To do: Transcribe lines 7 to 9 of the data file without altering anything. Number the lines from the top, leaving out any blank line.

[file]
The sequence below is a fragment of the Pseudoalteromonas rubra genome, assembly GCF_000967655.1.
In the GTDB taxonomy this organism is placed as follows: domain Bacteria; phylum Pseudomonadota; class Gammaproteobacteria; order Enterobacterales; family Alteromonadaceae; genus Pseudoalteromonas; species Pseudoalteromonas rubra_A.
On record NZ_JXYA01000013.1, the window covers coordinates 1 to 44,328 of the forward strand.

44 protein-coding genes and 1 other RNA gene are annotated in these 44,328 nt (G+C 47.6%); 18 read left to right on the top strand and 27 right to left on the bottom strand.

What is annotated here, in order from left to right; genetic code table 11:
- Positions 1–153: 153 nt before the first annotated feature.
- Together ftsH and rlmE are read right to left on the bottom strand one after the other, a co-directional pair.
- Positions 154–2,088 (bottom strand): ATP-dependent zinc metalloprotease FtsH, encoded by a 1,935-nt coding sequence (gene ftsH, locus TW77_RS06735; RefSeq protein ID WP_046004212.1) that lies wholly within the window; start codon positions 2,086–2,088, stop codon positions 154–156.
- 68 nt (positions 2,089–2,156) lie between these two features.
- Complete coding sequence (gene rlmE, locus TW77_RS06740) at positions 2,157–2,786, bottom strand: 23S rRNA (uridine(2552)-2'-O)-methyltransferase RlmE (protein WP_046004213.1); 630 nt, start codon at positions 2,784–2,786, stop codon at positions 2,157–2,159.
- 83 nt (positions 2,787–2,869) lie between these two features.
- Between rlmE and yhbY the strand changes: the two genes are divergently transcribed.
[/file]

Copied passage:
- Together ftsH and rlmE are read right to left on the bottom strand one after the other, a co-directional pair.
- Positions 154–2,088 (bottom strand): ATP-dependent zinc metalloprotease FtsH, encoded by a 1,935-nt coding sequence (gene ftsH, locus TW77_RS06735; RefSeq protein ID WP_046004212.1) that lies wholly within the window; start codon positions 2,086–2,088, stop codon positions 154–156.
- 68 nt (positions 2,089–2,156) lie between these two features.